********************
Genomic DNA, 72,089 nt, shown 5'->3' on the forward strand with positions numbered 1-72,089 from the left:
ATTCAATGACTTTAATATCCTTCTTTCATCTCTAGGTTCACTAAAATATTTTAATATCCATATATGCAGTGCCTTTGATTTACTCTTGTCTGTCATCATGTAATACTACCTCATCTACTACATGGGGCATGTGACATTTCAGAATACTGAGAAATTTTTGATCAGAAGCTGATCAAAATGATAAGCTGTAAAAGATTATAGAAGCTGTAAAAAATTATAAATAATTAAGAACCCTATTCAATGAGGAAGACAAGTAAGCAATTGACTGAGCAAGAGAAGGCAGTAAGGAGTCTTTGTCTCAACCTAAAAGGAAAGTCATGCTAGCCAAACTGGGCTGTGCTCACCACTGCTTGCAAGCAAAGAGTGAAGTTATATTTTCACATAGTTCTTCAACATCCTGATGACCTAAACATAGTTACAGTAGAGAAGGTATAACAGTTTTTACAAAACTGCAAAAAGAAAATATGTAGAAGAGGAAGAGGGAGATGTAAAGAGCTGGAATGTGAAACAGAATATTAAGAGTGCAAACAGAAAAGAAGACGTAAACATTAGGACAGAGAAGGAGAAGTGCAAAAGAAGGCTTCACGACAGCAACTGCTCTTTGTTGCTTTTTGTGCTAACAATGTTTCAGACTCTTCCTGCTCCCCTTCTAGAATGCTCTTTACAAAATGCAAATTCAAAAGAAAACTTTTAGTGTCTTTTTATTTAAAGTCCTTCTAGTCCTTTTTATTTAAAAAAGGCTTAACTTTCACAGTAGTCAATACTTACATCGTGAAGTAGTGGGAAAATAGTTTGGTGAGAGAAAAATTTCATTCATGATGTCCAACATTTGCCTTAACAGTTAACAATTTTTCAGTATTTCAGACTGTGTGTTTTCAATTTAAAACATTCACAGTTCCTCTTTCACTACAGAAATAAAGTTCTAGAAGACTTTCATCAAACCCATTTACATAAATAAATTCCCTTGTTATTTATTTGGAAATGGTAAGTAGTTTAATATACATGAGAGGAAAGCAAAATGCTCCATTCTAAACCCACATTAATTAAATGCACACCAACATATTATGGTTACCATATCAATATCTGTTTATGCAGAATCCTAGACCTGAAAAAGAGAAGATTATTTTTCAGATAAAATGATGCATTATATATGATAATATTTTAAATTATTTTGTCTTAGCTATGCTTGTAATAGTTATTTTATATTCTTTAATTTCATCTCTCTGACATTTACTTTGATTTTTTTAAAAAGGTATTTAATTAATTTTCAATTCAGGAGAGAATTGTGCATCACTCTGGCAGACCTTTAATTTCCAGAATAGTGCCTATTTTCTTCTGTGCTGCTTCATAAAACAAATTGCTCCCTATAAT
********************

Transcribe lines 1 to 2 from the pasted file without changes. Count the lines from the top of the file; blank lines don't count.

Genomic DNA, 72,089 nt, shown 5'->3' on the forward strand with positions numbered 1-72,089 from the left:
ATTCAATGACTTTAATATCCTTCTTTCATCTCTAGGTTCACTAAAATATTTTAATATCCATATATGCAGTGCCTTTGATTTACTCTTGTCTGTCATCATGTAATACTACCTCATCTACTACATGGGGCATGTGACATTTCAGAATACTGAGAAATTTTTGATCAGAAGCTGATCAAAATGATAAGCTGTAAAAGATTATAGAAGCTGTAAAAAATTATAAATAATTAAGAACCCTATTCAATGAGGAAGACAAGTAAGCAATTGACTGAGCAAGAGAAGGCAGTAAGGAGTCTTTGTCTCAACCTAAAAGGAAAGTCATGCTAGCCAAACTGGGCTGTGCTCACCACTGCTTGCAAGCAAAGAGTGAAGTTATATTTTCACATAGTTCTTCAACATCCTGATGACCTAAACATAGTTACAGTAGAGAAGGTATAACAGTTTTTACAAAACTGCAAAAAGAAAATATGTAGAAGAGGAAGAGGGAGATGTAAAGAGCTGGAATGTGAAACAGAATATTAAGAGTGCAAACAGAAAAGAAGACGTAAACATTAGGACAGAGAAGGAGAAGTGCAAAAGAAGGCTTCACGACAGCAACTGCTCTTTGTTGCTTTTTGTGCTAACAATGTTTCAGACTCTTCCTGCTCCCCTTCTAGAATGCTCTTTACAAAATGCAAATTCAAAAGAAAACTTTTAGTGTCTTTTTATTTAAAGTCCTTCTAGTCCTTTTTATTTAAAAAAGGCTTAACTTTCACAGTAGTCAATACTTACATCGTGAAGTAGTGGGAAAATAGTTTGGTGAGAGAAAAATTTCATTCATGATGTCCAACATTTGCCTTAACAGTTAACAATTTTTCAGTATTTCAGACTGTGTGTTTTCAATTTAAAACATTCACAGTTCCTCTTTCACTACAGAAATAAAGTTCTAGAAGACTTTCATCAAACCCATTTACATAAATAAATTCCCTTGTTATTTATTTGGAAATGGTAAGTAGTTTAATATACATGAGAGGAAAGCAAAATGCTCCATTCTAAACCCACATTAATTAAATGCACACCAACATATTATGGTTACCATATCAATATCTGTTTATGCAGAATCCTAGACCTGAAAAAGAGAAGATTATTTTTCAGATAAAATGATGCATTATATATGATAATATTTTAAATTATTTTGTCTTAGCTATGCTTGTAATAGTTATTTTATATTCTTTAATTTCATCTCTCTGACATTTACTTTGATTTTTTTAAAAAGGTATTTAATTAATTTTCAATTCAGGAGAGAATTGTGCATCACTCTGGCAGACCTTTAATTTCCAGAATAGTGCCTATTTTCTTCTGTGCTGCTTCATAAAACAAATTGCTCCCTATAAT